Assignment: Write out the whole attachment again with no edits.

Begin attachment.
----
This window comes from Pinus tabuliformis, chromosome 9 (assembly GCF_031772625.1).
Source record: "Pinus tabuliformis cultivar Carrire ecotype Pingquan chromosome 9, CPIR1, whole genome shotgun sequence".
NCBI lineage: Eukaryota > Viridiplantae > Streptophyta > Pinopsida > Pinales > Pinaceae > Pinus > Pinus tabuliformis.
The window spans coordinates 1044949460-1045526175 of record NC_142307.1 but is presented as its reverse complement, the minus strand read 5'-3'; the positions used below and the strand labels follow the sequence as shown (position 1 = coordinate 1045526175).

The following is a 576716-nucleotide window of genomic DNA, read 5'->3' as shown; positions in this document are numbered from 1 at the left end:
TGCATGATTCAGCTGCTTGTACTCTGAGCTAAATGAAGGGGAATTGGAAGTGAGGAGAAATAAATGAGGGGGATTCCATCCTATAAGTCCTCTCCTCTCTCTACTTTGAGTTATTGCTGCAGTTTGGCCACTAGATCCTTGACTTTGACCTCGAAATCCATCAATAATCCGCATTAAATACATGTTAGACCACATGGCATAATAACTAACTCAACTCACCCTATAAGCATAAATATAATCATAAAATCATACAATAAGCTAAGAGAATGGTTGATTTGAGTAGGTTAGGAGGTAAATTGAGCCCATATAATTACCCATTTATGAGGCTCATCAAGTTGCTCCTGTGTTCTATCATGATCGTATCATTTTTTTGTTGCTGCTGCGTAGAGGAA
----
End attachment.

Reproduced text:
This window comes from Pinus tabuliformis, chromosome 9 (assembly GCF_031772625.1).
Source record: "Pinus tabuliformis cultivar Carrire ecotype Pingquan chromosome 9, CPIR1, whole genome shotgun sequence".
NCBI lineage: Eukaryota > Viridiplantae > Streptophyta > Pinopsida > Pinales > Pinaceae > Pinus > Pinus tabuliformis.
The window spans coordinates 1044949460-1045526175 of record NC_142307.1 but is presented as its reverse complement, the minus strand read 5'-3'; the positions used below and the strand labels follow the sequence as shown (position 1 = coordinate 1045526175).

The following is a 576716-nucleotide window of genomic DNA, read 5'->3' as shown; positions in this document are numbered from 1 at the left end:
TGCATGATTCAGCTGCTTGTACTCTGAGCTAAATGAAGGGGAATTGGAAGTGAGGAGAAATAAATGAGGGGGATTCCATCCTATAAGTCCTCTCCTCTCTCTACTTTGAGTTATTGCTGCAGTTTGGCCACTAGATCCTTGACTTTGACCTCGAAATCCATCAATAATCCGCATTAAATACATGTTAGACCACATGGCATAATAACTAACTCAACTCACCCTATAAGCATAAATATAATCATAAAATCATACAATAAGCTAAGAGAATGGTTGATTTGAGTAGGTTAGGAGGTAAATTGAGCCCATATAATTACCCATTTATGAGGCTCATCAAGTTGCTCCTGTGTTCTATCATGATCGTATCATTTTTTTGTTGCTGCTGCGTAGAGGAA